The Cattle Council of Australia (
) has expressed its opposition to halt live meat exports to
Indonesia following the release of a new video of animal cruelty
in the south east Asian nation. CCA Vice President Peter Hall
said in lieu of a blanket ban which would be bad for the cattle
industry, new procedures could identify the erring
Footage of two abattoirs in Jakarta shot in January showed
cattle being mistreated at the Temur Petir Abattoir, according to
Animals Australia which engaged the services of an Indonesian
investigator. The video showed a slaughterman struggling to
position an Australian cow into a restraint by using a knife
The animal's throat was cut without stunning the cow. Flesh
was cut from its neck while the animal was still moaning in pain
for a few minutes. The cow had an Australian ear tag and was a
droughtmaster steer, which is a breed of animals exported from
Western Australia to Indonesia.
It is the second video of animal cruelty in Indonesia. The
first video led to a two-month ban on cattle export to Indonesia,
which affected cattle raisers in Australia. It was released
by Lyn White, campaign director of Animals Australia, which was
shot in 11 different Indonesian slaughterhouses and shown over
ABC's Four Corners programme.
The second video was aired by ABC Television on Tuesday night.
The video showed 46 potential violations of the Australian
government's new checklist designed to protect animals exported
overseas. The establishment of the new benchmarks led to the
lifting of the export prohibition made in June 2011.
Bidda Jones, chief scientist of RSPCA, said the breaches
include the use of Mark 1 boxes, the animal not being stunned
prior to its killing, the use of water prior to slaughter,
restraining for more than 10 seconds, interference of the
slaughtermen with the wound before the animal is confirmed dead
and lack of confirmation of the beast's death.
Australian Agriculture Joe Ludwig said his office is
investigating the complaint. Ms White said the latest video would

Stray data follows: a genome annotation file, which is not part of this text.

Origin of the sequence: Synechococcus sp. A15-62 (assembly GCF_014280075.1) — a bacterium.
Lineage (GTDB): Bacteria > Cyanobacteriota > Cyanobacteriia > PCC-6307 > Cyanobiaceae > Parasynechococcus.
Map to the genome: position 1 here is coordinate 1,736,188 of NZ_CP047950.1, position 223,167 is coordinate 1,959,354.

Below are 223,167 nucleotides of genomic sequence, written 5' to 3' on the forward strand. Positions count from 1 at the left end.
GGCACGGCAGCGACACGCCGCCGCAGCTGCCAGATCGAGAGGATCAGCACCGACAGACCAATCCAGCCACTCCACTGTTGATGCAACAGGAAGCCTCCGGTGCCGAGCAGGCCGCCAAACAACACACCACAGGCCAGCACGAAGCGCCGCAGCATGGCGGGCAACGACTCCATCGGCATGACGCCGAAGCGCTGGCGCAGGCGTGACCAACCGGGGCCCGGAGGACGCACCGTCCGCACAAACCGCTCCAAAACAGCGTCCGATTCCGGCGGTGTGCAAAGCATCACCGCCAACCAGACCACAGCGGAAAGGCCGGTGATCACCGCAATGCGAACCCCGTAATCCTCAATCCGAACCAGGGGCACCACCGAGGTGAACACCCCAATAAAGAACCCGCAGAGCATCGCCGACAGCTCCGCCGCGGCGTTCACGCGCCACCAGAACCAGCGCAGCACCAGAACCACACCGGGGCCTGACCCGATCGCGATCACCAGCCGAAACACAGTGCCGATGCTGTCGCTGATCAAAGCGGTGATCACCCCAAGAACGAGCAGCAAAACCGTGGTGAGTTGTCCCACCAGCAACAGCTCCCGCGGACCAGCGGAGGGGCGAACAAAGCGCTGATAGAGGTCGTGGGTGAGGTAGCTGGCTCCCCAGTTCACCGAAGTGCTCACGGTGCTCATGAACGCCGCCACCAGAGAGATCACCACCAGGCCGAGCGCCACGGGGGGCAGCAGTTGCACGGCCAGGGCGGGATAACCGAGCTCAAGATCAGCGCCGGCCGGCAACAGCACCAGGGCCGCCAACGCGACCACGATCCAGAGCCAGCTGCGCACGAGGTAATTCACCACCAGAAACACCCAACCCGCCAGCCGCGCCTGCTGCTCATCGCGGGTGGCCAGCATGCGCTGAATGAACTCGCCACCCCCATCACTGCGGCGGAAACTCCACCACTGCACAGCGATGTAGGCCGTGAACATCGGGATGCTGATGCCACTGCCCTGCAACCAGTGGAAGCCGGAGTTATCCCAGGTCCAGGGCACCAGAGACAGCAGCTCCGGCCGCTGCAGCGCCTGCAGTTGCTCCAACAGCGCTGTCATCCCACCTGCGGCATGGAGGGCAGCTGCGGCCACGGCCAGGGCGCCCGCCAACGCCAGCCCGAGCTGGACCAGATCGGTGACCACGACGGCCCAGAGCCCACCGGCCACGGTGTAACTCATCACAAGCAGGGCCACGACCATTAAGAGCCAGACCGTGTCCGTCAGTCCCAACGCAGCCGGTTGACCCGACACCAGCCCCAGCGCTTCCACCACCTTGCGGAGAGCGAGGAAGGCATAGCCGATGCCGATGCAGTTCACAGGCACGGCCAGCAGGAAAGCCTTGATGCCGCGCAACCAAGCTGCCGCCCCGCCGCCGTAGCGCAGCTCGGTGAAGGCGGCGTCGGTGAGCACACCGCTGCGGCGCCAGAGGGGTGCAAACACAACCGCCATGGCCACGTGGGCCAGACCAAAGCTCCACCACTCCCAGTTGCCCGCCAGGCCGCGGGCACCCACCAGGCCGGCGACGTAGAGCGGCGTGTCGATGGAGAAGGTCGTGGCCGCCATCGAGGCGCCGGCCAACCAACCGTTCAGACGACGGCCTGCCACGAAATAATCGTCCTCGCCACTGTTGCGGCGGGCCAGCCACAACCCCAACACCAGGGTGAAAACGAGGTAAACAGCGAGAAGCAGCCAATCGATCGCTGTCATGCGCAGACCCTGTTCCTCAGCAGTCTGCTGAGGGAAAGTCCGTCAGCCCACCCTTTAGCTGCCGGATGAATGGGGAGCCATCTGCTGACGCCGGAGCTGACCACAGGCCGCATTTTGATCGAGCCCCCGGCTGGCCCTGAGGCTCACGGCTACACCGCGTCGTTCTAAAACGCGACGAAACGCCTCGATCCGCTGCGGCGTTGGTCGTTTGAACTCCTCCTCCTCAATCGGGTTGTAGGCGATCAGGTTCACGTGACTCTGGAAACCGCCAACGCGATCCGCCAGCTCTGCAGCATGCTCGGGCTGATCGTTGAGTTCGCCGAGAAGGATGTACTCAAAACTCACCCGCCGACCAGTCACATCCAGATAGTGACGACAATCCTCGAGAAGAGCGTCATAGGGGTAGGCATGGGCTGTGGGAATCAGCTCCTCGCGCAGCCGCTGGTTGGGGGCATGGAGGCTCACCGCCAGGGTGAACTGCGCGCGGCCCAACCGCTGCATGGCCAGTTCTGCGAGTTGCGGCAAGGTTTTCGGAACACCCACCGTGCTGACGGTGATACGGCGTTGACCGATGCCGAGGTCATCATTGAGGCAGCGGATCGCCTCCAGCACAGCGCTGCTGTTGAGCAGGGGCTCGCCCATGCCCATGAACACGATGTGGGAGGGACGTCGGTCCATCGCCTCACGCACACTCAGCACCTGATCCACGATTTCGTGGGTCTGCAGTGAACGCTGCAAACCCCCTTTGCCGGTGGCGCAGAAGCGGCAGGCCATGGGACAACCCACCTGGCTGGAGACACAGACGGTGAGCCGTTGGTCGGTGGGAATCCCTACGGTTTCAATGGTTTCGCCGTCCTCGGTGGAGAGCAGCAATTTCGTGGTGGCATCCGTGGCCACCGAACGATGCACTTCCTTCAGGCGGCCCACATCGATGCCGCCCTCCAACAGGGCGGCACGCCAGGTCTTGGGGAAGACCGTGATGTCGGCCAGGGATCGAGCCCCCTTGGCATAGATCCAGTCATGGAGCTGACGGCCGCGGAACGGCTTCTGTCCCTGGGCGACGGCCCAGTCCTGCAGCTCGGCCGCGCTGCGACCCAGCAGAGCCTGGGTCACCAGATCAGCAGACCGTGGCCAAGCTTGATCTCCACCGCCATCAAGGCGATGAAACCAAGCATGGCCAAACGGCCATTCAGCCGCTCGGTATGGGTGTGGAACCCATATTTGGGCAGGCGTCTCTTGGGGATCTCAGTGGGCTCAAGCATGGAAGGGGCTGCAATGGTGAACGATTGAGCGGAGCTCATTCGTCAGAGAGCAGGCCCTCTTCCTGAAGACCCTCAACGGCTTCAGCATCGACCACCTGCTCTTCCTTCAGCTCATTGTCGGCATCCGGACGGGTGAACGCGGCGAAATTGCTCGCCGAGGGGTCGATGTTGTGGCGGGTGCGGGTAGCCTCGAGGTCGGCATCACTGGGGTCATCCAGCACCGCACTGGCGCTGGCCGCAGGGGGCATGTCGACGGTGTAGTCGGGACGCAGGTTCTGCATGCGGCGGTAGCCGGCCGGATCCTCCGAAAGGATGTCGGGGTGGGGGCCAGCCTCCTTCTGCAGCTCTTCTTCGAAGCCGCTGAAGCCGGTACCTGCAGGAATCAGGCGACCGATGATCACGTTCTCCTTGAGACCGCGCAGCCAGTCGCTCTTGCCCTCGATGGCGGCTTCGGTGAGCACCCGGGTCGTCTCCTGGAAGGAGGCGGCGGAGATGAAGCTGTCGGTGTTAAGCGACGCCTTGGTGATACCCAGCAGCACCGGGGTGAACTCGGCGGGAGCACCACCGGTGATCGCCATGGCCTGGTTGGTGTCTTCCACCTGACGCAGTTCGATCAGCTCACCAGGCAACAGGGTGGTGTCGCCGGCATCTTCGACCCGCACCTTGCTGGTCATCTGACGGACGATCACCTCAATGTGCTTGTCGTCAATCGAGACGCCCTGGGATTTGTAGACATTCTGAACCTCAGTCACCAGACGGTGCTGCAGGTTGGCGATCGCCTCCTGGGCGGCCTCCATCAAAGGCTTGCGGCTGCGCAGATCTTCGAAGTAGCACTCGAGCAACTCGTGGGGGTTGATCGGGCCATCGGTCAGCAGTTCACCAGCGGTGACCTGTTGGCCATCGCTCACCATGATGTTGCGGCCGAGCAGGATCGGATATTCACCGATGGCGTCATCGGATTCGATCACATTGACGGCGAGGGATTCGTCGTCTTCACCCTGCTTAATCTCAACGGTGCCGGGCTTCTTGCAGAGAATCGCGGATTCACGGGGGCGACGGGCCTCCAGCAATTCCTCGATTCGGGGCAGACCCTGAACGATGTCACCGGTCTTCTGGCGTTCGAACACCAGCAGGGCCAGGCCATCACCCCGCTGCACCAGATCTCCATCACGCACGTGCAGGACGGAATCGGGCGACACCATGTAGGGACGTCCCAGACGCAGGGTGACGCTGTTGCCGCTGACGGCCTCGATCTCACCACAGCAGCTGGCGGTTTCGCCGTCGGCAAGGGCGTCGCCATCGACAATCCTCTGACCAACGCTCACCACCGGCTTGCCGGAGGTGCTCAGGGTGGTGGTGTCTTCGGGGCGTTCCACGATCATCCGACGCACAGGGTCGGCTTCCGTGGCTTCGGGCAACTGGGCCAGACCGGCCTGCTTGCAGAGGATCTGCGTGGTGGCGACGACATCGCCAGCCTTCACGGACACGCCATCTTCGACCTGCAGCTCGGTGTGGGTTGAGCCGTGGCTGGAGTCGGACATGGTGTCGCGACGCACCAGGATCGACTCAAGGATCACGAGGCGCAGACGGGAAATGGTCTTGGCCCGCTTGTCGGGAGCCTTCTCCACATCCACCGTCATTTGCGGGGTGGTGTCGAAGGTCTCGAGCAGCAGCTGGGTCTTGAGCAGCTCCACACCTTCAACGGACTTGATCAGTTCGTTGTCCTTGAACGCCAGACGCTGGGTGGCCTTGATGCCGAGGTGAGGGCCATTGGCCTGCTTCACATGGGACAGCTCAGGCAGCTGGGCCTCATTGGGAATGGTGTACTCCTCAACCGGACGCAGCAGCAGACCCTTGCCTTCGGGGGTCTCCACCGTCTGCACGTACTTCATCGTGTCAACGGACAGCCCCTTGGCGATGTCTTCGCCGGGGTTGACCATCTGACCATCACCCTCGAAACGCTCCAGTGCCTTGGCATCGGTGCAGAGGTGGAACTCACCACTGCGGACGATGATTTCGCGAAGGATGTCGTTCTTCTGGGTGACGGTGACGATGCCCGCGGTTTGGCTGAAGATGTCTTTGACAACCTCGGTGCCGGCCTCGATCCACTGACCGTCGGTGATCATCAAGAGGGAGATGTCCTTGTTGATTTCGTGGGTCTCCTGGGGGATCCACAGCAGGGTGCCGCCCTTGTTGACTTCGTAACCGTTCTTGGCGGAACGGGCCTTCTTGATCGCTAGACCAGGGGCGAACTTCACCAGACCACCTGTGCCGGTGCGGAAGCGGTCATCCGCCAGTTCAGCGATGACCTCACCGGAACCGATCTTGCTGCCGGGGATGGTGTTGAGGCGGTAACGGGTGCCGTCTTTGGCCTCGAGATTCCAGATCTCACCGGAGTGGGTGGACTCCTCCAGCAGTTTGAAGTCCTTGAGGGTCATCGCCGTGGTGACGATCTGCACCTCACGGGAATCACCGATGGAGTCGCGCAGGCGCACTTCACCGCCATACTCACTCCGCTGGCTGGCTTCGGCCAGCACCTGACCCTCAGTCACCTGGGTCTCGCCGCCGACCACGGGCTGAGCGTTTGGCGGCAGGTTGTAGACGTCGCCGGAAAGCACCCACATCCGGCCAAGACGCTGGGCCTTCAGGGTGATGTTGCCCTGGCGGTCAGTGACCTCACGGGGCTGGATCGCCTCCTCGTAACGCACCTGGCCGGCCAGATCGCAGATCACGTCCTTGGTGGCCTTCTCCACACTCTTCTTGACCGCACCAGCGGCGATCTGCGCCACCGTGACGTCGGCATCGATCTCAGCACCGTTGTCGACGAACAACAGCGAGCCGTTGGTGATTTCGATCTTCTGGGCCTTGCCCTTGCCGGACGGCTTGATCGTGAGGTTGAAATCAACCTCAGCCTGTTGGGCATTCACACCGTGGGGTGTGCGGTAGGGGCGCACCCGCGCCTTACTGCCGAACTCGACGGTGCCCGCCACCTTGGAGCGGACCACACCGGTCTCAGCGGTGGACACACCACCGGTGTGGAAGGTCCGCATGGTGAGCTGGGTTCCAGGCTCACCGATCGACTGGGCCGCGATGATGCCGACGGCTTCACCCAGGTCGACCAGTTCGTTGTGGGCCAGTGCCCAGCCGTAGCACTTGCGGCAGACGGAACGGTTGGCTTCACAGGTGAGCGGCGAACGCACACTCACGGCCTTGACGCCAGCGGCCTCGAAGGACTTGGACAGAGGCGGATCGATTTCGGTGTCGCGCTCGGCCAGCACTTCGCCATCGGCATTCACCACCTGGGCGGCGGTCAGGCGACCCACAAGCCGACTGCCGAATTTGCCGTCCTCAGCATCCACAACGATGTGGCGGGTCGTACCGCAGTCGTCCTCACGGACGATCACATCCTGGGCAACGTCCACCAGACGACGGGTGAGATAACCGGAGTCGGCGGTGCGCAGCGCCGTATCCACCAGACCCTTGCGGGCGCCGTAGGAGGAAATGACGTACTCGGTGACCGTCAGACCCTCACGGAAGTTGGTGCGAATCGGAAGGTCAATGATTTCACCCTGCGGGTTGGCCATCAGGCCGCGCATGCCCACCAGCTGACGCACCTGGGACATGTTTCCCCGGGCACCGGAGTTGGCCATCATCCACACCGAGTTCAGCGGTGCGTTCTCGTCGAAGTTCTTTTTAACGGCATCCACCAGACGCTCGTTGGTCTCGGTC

give Australians the right to feel betrayed because despite
government assurance, the cruel treatment of Australian cattle
when exported goes on.
Australian Greens pushed for the suspension of the live animal
exports which is valued at $340 million yearly. Greens Senator
Lee Rhiannon said a total ban on exports would not destroy the
industry because local abattoirs would reopen instead.
The focus of the industry on live export trade since the 1980s
caused the loss of 40,000 meat industry jobs in Australia.
Through an export ban, the economic benefits would return to
Australia, insisted Mr Rhiannon. However, Live Exports Council
Chief Executive Alison Penfold said the senator's comments were
Industry groups rejected the suggestion since the new rules
allow the government to address the problem with individual
"The beauty of the system now is that it we have one falling
down on one particular system somewhere, it's only part of the
cog.... That can be dealt with separate to the industry," said
CCA Vice President Peter Hall.
"Now we are in a position where there is a system of
regulation put in place by the Australian government. If there
are problems identified, there is a rule book and there are
penalties involved," Reuters quoted Northern Territory
Cattlemen's Association President Luke Bowen.